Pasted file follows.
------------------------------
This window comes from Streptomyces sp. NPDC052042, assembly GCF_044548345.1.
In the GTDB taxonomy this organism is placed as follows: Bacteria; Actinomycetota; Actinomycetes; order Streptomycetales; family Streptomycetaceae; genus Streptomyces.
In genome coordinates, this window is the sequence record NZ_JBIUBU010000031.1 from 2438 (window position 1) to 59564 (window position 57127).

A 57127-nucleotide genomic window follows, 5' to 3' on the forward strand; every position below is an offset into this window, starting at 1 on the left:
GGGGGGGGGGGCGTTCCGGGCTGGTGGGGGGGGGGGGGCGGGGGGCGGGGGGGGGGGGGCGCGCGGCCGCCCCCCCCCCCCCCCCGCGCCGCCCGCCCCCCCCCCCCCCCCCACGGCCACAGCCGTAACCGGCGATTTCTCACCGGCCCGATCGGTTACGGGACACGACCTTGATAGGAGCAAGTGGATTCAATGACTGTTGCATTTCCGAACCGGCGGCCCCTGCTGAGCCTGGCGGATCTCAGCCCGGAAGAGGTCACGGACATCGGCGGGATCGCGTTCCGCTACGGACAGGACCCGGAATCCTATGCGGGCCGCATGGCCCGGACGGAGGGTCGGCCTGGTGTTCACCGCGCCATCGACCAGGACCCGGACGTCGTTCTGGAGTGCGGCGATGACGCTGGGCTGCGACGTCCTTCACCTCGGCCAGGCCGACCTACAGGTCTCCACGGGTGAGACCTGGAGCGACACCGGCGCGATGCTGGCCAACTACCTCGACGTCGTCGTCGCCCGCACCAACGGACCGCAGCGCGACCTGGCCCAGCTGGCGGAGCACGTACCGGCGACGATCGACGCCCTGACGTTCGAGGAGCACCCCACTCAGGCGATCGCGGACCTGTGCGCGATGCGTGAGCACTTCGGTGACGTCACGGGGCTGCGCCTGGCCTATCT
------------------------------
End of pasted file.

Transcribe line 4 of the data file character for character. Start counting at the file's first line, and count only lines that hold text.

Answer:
A 57127-nucleotide genomic window follows, 5' to 3' on the forward strand; every position below is an offset into this window, starting at 1 on the left: